Senate meeting votes on resolutions and discusses criminal justice

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Senate meeting votes on resolutions and discusses criminal justice

Shane Summers

Shane Summers

Shane Summers

Shane Summers

Shane Summers, Student Government Reporter

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The Student Senate met on Wednesday, April 10. It began with guest speaker Sen. Isaac Tahiri, County Board Supervisor for District 5. He gave an informational presentation on the local justice system that included an overview of county jail capacity as well as the makeup of the prison population and pending concerns. 

Sen. Tahiri reported that 191 inmates are in the county jail, the majority being male. He noted that of this population “there was a concerning 55% recidivism rate.”  Following the discussion of the jail, Sen. Tahiri also discussed the juvenile justice system. Sen. Tahiri cited a study that said black youths are “7.75 times likely to come into contact with the justice system,” which he called “disproportionately high” for La Crosse county.  

Sen. Tahiri discussed reforming the philosophy of the justice system, briefly discussing the school-to-prison pipeline and possible steps to mitigate crime before prosecution, explaining there was “a collaborative effort” to lower the disproportionate targeting of minorities. As far as criminal justice, Sen. Tahiri called La Crosse “ahead of the curve,” but said the juvenile minority contact system would need to be addressed. 

President O’Connell updated the Senate on a bill allowing “[Segregated] fees payable on a per credit basis as opposed to everyone paying the same amount” and discussed a representative meeting on inclusivity at University of Wisconsin-Platteville. Vice President Jurecki followed. She discussed a Navigate demonstration, what would potentially be replacing WINGS, that she and Pres. O’ Connell had attended. She called the new advising system “user friendly” and “clear and concise,” saying that it “set a very hopeful tone moving forward.”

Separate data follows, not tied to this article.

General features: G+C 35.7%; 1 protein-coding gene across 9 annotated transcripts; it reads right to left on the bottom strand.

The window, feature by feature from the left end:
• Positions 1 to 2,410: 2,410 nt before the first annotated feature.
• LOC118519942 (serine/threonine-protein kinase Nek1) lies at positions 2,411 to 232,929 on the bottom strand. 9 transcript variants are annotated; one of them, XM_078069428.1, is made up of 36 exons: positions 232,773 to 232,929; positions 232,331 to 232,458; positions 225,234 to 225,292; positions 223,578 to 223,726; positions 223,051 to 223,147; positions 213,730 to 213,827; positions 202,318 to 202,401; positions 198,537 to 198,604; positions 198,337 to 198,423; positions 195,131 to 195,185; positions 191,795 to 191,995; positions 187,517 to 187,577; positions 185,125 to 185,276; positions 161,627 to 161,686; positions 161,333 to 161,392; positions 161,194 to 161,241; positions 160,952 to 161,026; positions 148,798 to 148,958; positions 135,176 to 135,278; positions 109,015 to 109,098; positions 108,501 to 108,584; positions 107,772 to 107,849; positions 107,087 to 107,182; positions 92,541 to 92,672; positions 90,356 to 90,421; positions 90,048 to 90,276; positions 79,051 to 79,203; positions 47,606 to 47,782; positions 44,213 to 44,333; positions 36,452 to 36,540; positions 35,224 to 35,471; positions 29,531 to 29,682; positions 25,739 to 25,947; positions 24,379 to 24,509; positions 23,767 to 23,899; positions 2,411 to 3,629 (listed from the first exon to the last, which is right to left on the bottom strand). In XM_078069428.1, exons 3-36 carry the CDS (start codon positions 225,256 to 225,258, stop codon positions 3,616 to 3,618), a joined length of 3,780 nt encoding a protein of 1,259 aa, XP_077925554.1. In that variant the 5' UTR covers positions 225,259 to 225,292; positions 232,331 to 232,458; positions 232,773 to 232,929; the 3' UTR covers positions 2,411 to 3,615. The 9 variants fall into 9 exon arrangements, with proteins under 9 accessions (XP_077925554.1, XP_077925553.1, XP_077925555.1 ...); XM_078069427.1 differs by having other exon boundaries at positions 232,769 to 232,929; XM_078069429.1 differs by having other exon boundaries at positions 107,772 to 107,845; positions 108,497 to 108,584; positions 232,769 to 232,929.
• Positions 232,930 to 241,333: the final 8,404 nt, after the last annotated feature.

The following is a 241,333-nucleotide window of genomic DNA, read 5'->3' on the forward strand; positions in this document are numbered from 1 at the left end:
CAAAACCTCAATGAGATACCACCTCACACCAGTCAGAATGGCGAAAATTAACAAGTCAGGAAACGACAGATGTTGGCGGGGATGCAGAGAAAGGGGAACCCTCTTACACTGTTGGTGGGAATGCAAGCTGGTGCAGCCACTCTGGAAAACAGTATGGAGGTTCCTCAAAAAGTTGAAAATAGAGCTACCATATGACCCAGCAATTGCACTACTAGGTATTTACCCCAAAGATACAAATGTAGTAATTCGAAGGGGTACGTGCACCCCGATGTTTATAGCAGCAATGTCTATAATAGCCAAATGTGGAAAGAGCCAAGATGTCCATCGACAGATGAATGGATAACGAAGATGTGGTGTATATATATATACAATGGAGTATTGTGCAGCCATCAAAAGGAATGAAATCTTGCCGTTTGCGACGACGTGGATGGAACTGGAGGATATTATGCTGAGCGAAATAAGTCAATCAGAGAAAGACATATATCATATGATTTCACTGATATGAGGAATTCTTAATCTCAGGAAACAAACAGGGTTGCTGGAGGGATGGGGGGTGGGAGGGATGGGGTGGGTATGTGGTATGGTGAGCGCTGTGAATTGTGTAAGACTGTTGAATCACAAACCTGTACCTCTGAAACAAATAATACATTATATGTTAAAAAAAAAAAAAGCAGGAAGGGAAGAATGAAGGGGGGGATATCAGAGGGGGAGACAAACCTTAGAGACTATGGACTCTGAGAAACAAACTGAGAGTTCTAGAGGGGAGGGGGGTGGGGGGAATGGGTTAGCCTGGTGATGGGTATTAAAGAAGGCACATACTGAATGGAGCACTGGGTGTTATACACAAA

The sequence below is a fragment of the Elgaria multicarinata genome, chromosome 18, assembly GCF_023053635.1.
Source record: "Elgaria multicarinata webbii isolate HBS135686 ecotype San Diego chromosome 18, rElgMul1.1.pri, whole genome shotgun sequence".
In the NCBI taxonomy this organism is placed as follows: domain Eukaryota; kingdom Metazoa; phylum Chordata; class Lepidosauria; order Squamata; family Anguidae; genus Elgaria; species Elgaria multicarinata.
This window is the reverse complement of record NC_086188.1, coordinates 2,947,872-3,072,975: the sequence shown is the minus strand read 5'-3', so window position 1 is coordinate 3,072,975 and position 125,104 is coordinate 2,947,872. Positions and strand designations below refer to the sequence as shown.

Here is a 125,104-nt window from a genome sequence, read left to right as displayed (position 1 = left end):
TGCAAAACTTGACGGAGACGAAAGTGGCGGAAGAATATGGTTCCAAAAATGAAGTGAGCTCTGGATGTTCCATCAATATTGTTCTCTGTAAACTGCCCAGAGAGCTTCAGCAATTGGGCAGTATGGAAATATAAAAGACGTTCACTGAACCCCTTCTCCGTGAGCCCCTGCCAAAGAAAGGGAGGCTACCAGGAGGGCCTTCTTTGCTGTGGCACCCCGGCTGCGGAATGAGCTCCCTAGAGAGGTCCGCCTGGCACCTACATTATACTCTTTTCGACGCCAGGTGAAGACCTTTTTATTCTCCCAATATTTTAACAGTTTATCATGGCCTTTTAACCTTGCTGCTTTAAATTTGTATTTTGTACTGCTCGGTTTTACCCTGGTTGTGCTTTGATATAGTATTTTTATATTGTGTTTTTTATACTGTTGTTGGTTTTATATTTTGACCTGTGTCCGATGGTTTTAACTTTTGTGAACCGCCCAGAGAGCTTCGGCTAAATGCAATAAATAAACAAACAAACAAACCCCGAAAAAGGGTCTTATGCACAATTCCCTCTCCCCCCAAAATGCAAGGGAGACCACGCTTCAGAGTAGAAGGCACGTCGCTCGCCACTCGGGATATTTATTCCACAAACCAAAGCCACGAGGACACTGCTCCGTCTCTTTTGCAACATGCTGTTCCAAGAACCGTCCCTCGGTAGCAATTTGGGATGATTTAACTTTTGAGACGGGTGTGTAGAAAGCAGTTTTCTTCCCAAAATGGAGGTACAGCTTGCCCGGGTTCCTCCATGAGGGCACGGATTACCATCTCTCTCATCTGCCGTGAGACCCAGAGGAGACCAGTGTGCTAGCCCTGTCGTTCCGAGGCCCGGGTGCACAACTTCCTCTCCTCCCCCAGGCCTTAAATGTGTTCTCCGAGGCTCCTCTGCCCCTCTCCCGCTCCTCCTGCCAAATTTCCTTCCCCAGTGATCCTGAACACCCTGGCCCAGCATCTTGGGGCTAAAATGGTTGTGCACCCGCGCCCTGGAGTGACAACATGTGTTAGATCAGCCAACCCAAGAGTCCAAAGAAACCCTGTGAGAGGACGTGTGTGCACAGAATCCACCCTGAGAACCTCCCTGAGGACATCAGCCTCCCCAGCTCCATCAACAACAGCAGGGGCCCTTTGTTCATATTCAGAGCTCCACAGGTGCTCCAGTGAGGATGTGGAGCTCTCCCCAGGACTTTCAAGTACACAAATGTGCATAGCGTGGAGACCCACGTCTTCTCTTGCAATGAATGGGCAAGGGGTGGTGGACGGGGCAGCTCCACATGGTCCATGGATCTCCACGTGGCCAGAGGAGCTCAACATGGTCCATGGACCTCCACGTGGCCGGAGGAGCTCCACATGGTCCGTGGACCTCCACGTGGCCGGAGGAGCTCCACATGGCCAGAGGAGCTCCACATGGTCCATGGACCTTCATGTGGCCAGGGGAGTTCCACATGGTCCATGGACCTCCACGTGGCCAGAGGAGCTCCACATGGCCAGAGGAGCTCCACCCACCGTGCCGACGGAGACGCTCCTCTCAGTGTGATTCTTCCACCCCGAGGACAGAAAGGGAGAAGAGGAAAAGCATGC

Chief of Staff Marinack discussed meeting with Victor Hill the Director of Parking and Transportation at University of Wisconsin-La Crosse, discussing parking prices and better signage for the commuter lots.  

Local Affairs Director Seifert gave an overview of the La Crosse Fair Housing Report. The report found that 42% of residents do not understand fair housing rights, and that significant racial disparities exist in access to housing by income level.  

Sustainability Director Wolfe also discussed the Green Fund Ad Hoc Committee, as well as the expansion of nitrile glove recycling in the Prairie Springs Science Center. 

Following the reports there were votes on two resolutions the Senate had discussed in prior sessions. First the Resolution to Appoint the Spring Election Commission passed with 96% of the vote following brief questioning. The Resolution Approving Referendum Language for an Eagle Dome on the Spring 2019 Election Ballot, which the Senate had earlier debated and amended, passed unanimously. 

Senate discussed SA1819-043: Resolution to Recommend the Creation of a Deactivated Course List. Authored by Senators Thering and Nielsen and sponsored by Senators Kelly, Cayo, Neader, McCauley, McLain, Micech, Horstman, Wiza, and Fisher. The Resolution would create a deactivated course list for courses that have not been taught for at least five years. 

Sen. Silva expressed concerns about the idea, saying the list would be “too long and would not be useful.”  

Following the discussion of Resolution 43, the Senate moved on to SA1819-044: Resolution in Support of UW-La Crosse’s Capital Building Projects. Authored by John Lawlis and sponsored by the Legislative Affairs Committee and Senators Becker, Cayo, Horstman, Woodmansee, Kallis, and Thering. It supports Gov. Evers capital plan for “Prairie Springs Science Center Phase II, renovations to Coate Hall/Stanford Hall, a new field house and Soccer Support Facility, and a renovation for Graff Main Hall’s HVAC system.”  

The Senate suspended the two-week rule to vote on the resolution at the current meeting. Sen. Kallis pushed for an addition to the resolution voicing support for accessible gender-neutral restrooms in these renovations, which received unanimous support. The full resolution passed unanimously. 

 

 

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